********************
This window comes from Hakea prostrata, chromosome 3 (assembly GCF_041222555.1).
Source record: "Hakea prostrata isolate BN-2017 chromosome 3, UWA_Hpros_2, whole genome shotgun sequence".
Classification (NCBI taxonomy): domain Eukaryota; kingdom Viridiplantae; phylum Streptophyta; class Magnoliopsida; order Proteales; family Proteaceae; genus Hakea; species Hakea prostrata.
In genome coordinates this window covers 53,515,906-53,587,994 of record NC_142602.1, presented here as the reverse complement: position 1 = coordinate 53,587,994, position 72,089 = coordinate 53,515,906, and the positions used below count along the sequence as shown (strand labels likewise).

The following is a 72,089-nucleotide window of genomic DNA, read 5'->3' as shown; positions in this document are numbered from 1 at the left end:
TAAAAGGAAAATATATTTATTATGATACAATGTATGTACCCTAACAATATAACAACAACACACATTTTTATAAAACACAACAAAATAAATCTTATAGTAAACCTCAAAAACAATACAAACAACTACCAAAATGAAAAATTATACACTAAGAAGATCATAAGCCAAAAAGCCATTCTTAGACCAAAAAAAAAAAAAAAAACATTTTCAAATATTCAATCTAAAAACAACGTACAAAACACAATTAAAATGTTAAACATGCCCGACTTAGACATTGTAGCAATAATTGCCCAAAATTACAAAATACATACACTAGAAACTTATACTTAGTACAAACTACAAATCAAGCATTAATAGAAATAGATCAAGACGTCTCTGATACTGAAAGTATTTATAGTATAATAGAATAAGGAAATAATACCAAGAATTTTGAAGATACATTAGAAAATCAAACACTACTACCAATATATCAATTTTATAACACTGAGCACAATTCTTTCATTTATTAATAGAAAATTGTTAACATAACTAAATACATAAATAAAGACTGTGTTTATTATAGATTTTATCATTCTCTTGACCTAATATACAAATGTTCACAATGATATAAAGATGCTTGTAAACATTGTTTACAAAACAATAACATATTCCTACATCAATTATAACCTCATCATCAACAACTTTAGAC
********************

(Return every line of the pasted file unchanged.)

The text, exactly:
This window comes from Hakea prostrata, chromosome 3 (assembly GCF_041222555.1).
Source record: "Hakea prostrata isolate BN-2017 chromosome 3, UWA_Hpros_2, whole genome shotgun sequence".
Classification (NCBI taxonomy): domain Eukaryota; kingdom Viridiplantae; phylum Streptophyta; class Magnoliopsida; order Proteales; family Proteaceae; genus Hakea; species Hakea prostrata.
In genome coordinates this window covers 53,515,906-53,587,994 of record NC_142602.1, presented here as the reverse complement: position 1 = coordinate 53,587,994, position 72,089 = coordinate 53,515,906, and the positions used below count along the sequence as shown (strand labels likewise).

The following is a 72,089-nucleotide window of genomic DNA, read 5'->3' as shown; positions in this document are numbered from 1 at the left end:
TAAAAGGAAAATATATTTATTATGATACAATGTATGTACCCTAACAATATAACAACAACACACATTTTTATAAAACACAACAAAATAAATCTTATAGTAAACCTCAAAAACAATACAAACAACTACCAAAATGAAAAATTATACACTAAGAAGATCATAAGCCAAAAAGCCATTCTTAGACCAAAAAAAAAAAAAAAAACATTTTCAAATATTCAATCTAAAAACAACGTACAAAACACAATTAAAATGTTAAACATGCCCGACTTAGACATTGTAGCAATAATTGCCCAAAATTACAAAATACATACACTAGAAACTTATACTTAGTACAAACTACAAATCAAGCATTAATAGAAATAGATCAAGACGTCTCTGATACTGAAAGTATTTATAGTATAATAGAATAAGGAAATAATACCAAGAATTTTGAAGATACATTAGAAAATCAAACACTACTACCAATATATCAATTTTATAACACTGAGCACAATTCTTTCATTTATTAATAGAAAATTGTTAACATAACTAAATACATAAATAAAGACTGTGTTTATTATAGATTTTATCATTCTCTTGACCTAATATACAAATGTTCACAATGATATAAAGATGCTTGTAAACATTGTTTACAAAACAATAACATATTCCTACATCAATTATAACCTCATCATCAACAACTTTAGAC